Help taking medication


Registered User
Feb 20, 2006
Hi, Harvey is my ex husband who is caring for his 85 year old mother, Dora, who has just been diagnosed with Alzheimer. He doesnt have internet so I have offered to register. Besides Dora is a lovely lady who was very good to me and our children, so I feel very involved anyway.

Harvey is very tired and inexperienced in how to care for his mother as there doesnt appear to be any professionals helping him. I believe Harvey should have a care plan, following Dora's assessment, he is checking on this, at present he is feeling very helpless.

Dora has got to the stage where she cannot remember to take her tablets but doesnt want anyone going into administer them for her as she thinks she can cope. Harvey doesnt know how to encourage her that she needs help. Does anyone have any suggestions without it turning into a fight between them.
Any advice or words of wisdom I know would be appreciated. It is encouraging hearing that there can be good times, at present it is just a chore. I like the idea of taking photos, I must mention that.


Registered User
Feb 17, 2006
Gosh now that bring back memories of when I took over the care of my mother 3 years ago as she would not take her medication for diabetes, then she was diagnosed with AZ,

I was also inexperienced I had to get support from the doctor who brought in a nurse to come around & talk to her & tell her what would happen if she did not take her medication, but still some days she would not listen some days I had to be stone face ,other times lots loving hugs talking of the consequences of not taking the medication like the nurse said I suppose looking back now because mum was not taking the medication for AZ that’s why she was so confused & could not understand ,but we got there at the end perseverance, patience.

Its really hard I know try be Positive get all the outside help you can.

Does you Ex live with his mum ?


Registered User
Sep 21, 2005
Help with medication

I have found that the little tablet boxes that you can buy from most chemists marked with the 7 individual named days Mon - Sun, and 4 seperate boxes for each day marked morning, lunch, evening & bed really help. I fill Mum's up on a Monday for the whole week and this way I can check if any have been missed. It's much easier than checking the blister packs, and is easier for them to make less mistakes. They are kept in the kitchen near the kettle - the best way for us of ensuring the medication is seen at least 4 times per day. Although, I still check them everyday, at least this way I now know that they've been taken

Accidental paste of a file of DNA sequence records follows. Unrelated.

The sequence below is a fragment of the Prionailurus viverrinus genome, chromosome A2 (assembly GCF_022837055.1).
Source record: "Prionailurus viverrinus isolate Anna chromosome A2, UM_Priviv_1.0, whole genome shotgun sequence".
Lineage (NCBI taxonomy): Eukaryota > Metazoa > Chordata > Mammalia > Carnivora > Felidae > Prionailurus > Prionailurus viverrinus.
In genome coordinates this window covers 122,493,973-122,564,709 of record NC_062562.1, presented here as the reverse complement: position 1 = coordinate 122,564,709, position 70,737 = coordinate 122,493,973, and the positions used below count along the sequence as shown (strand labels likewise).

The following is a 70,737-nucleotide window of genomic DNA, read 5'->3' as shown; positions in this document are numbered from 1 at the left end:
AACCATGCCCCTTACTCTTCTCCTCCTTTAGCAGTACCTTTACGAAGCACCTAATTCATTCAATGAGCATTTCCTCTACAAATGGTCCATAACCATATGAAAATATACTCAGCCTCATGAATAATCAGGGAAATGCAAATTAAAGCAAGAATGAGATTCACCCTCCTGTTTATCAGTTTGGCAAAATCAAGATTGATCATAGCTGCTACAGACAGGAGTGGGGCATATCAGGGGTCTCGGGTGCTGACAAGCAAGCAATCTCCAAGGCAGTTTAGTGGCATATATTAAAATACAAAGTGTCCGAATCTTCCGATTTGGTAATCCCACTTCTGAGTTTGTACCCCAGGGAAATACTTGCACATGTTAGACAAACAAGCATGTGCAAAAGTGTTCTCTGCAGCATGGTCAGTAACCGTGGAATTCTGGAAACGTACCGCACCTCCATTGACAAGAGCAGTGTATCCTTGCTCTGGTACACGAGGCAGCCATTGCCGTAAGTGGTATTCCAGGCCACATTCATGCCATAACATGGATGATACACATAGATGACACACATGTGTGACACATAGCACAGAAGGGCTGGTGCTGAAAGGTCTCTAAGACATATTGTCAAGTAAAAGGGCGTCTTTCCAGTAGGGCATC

Hope this helps


Registered User
Mar 7, 2004
Hi June, warm welcome to T.P. Must admit I always used the tablet boxes Elaine describe.d. In the early days Lionel could manage the boxes himself.

These days I use one for myself, as I was always forgetting if I had taken my own tablets or not. It certainly does making checking up easier. Connie


Registered User
Feb 20, 2006
Hi, thank you all for your kind replies of enouragement and support. Dora does have the 'dosset' boxes but as she usually doesnt know what day it is she either doesnt take them or takes two days worth because she has forgotten she took them. I'm sure all too familiar. We felt there may have been a slight breakthrough last week as Dora remembered something I had said to her 20 minutes previous. It hasnt happened since, but we all felt a bit encouraged.

Anyway, since posting my message, Dora has had an assessment, apparently lost in the system, and in turn this has kick started everything into place. A carer will be going in each morning to make sure she takes her tablets. Harvey doesnt live with his mother, she lives alone, but he has to go round each evening to check she has taken her tablets, plus the constant phone calls he gets when Dora has lost something or is worried about something.

Dora will be going to a day centre each week which hopefully will help stimulate her brain. We also have tickets to a local tea dance next week, which one of my daughters wants to take her to. Hopefully they can meet others with AZ and carers, and feel less isolated.

All in all, I think things may be getting slightly easier to manage.



Registered User
Feb 24, 2006
Glad there will be a carer going in to make sure Dora takes her tablets.

And hope she enjoys the day centre and the tea dance.

Those boxes were recommended to us when my mother was due to be discharged from hospital, but she said "I still won't remember, I don't know which day is which", (hough she gets the day and date right when doctors ask). Anyway when I said to her GP, I think she has been taking too much of her medication, he asked her about each packet and bottle in turn "what is this? why are you taking it? how much have you taken today?" and she had no idea. Then he said "stop all medication". (I did wonder why he and his colleagues had been giving her repeat prescriptions for so long without a check-up to see whether she needed them and whether she was competent to take them on her own, when one of the side effects mentioned is mental confusion.)

Since then she's only had antibiotics for short-term infections, and the carers have administered them.

One of the nurses suggested Prozac. I am glad my mother refused that, having heard what it does to some people.

I am wondering if anything else will be prescribed after the memory clinic. But obviously whatever she takes will require supervision.

I wish she would even consider going to one of the day centres, or a tea dance (she was happily dancing with one of the nurses in hospital).